UH conducts international star study using NASA’s new $ 10 billion space telescope
How do stars die, explode, and release heavy elements into the universe? Chris Ashall, a postdoctoral fellow at the University of Hawaii’s Institute of Astronomy, will lead an international team of more than 30 scientists to focus on these questions during the James Webb 10 Billion Space Telescope’s flagship mission. NASA dollars.
Researchers recently received two programs to perform detailed observations with the new telescope, which is slated to launch in fall 2021.
Exploding stars, called supernovae, produce most of the heavy elements in the universe, such as iron, calcium, and silicon. These elements form the building blocks of life. Supernovae may also be major producers of cosmic dust, but the exact nature of these explosions remains a mystery.
“We may finally be able to understand the final stages of a star’s life, how they explode, what heavy elements they make, and how those elements are redistributed throughout the universe,” Ashall said. “It is truly an extremely exciting time for supernova science.”
The James Webb Space Telescope will have the ability to observe objects at longer wavelengths than its predecessor, the Hubble Space Telescope. Observations at these redder wavelengths, in the mid-infrared, can detect signatures of elements that were not previously visible.
Ashall and the MIR SuperNovA (MIRSNAC) collaboration will obtain spectra with the new telescope at mid-infrared wavelengths about 7 to 40 times redder than what the naked eye can see. Ashall and MIRSNAC will observe two different types of supernovae: those resulting from the death of single, massive stars, called Type II, and those resulting from the explosion of lower mass stars commonly called white dwarfs, called Type Ia.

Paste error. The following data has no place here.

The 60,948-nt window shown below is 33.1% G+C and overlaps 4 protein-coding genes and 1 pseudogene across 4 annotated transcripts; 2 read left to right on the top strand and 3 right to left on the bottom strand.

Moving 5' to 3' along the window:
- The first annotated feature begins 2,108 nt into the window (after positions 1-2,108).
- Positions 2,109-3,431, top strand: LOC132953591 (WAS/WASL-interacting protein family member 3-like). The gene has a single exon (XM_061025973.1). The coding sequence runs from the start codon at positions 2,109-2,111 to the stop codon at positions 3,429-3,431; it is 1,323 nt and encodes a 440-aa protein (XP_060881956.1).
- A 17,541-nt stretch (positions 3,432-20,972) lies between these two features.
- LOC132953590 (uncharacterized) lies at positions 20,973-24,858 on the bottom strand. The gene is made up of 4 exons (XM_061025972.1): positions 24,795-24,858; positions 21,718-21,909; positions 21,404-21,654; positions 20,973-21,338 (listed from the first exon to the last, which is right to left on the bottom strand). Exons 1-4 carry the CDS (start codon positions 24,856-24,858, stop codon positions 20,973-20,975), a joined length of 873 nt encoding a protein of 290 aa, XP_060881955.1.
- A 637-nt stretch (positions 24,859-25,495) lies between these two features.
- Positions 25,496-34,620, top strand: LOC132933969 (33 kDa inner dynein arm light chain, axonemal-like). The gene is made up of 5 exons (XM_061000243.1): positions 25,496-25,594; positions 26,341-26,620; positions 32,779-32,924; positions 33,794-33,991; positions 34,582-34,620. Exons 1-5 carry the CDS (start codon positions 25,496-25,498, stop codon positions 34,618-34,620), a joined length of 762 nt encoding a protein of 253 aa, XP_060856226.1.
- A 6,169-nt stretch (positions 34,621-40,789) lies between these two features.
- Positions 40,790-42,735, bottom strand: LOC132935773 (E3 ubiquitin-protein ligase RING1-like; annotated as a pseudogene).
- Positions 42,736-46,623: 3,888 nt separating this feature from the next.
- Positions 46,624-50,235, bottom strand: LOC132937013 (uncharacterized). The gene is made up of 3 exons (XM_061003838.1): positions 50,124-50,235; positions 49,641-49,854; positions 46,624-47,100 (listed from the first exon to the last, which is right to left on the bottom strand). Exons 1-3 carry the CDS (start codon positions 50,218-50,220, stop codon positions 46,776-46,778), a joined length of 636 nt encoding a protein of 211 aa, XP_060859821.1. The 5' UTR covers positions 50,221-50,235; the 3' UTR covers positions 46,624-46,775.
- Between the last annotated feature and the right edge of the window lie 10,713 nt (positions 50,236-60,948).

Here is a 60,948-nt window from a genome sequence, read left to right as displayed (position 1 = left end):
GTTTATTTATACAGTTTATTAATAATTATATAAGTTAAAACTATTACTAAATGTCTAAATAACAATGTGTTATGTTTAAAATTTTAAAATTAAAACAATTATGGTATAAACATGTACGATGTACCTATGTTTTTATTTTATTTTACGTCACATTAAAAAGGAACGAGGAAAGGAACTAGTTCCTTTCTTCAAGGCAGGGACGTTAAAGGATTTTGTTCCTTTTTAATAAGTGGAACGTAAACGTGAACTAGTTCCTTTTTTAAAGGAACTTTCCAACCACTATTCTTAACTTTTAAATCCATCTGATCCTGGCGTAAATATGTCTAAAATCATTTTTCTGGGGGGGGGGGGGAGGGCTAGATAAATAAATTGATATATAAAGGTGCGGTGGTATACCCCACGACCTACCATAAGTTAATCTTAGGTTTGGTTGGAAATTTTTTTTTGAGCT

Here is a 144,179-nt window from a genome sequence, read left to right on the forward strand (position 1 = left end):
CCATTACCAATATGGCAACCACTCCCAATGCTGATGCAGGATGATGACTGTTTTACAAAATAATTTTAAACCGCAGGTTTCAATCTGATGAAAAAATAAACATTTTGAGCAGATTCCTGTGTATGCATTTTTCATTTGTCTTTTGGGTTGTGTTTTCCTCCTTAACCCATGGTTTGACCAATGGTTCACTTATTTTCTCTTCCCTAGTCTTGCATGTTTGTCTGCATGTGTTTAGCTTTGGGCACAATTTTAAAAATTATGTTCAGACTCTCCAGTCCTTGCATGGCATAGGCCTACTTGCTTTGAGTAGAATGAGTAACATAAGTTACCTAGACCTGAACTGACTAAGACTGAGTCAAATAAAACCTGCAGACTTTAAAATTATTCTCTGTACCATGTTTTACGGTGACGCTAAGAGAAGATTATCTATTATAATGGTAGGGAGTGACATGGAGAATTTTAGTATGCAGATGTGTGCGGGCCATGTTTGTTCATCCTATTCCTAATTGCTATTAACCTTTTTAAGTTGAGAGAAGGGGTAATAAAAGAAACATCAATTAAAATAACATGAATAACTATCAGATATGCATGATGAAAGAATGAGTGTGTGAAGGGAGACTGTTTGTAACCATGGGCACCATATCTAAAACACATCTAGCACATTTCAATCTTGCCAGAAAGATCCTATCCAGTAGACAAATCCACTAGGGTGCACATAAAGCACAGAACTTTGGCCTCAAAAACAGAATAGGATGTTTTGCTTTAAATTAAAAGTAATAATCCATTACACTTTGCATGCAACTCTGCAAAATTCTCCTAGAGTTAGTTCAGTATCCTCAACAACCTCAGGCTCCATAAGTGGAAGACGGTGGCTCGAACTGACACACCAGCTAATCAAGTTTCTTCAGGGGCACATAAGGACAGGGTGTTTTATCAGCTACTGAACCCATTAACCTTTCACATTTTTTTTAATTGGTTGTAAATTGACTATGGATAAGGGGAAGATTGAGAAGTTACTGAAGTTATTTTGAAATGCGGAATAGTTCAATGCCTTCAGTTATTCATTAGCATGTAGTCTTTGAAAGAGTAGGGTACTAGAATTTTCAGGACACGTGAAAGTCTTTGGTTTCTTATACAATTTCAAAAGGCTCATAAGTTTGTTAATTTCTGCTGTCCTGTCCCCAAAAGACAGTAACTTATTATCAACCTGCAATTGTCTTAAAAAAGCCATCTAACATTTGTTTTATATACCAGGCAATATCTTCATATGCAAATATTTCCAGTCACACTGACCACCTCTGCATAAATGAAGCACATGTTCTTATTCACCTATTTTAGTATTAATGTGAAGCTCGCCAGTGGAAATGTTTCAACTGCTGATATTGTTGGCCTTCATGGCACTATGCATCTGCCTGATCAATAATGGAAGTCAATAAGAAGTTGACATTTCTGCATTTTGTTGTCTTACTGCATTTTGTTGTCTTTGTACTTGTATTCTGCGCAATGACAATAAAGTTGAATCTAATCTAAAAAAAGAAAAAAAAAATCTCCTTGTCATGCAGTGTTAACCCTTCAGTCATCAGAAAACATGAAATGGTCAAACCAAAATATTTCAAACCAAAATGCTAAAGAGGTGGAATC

Type II supernovae observations will help determine how much cosmic dust these massive hydrogen-rich stars produce when they die. Type Ia observations will identify masses of white dwarf stars when they explode. This data can be used to measure distances to galaxies and has been vital in determining that the expansion of the universe is accelerating.
Ashall and MIRSNAC are among the few groups selected to have accepted two projects during the first round of observations of the James Webb Space Telescope. The Institute for Astronomy at UH will be the center of the collaboration, which includes more than 30 international scientists from numerous institutes including Aarhus University, European Southern Observatory, Florida State University , University of California – Davis, University of Oklahoma, and Carnegie Observatories.
UH astronomers will also be leading detailed galaxy tracking observations seen in JWST images. The project is part of the COSMOS-Webb program, made up of nearly 50 researchers from 30 institutions around the world, including the Institute of Astronomy, which will use the Maunakea telescopes to help NASA generate a three-dimensional map of the universe. .